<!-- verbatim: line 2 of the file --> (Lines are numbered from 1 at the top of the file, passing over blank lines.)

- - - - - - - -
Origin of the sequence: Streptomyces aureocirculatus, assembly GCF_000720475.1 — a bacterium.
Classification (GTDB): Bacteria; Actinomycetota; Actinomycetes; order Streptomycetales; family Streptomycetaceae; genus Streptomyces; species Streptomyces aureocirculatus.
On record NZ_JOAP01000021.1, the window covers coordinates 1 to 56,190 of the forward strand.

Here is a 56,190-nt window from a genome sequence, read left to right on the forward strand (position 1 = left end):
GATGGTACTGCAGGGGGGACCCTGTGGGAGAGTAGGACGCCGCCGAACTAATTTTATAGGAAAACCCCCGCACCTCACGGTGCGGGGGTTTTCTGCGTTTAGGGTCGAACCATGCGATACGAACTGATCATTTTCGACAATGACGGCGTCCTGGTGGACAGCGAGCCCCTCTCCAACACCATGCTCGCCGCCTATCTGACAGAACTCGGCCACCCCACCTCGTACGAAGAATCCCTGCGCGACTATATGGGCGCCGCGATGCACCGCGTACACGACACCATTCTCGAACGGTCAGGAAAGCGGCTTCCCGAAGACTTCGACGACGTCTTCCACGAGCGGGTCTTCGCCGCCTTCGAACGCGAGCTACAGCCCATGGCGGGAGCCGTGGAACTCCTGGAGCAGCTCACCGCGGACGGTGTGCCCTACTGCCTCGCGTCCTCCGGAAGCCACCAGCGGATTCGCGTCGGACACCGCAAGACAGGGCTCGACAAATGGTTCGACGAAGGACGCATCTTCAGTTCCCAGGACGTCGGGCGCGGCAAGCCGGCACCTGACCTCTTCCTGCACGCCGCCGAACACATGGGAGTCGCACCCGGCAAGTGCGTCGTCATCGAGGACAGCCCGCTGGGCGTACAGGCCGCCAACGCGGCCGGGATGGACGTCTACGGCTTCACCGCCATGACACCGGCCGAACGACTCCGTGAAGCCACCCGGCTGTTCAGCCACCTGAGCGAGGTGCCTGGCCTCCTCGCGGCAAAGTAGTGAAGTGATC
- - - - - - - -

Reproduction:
Classification (GTDB): Bacteria; Actinomycetota; Actinomycetes; order Streptomycetales; family Streptomycetaceae; genus Streptomyces; species Streptomyces aureocirculatus.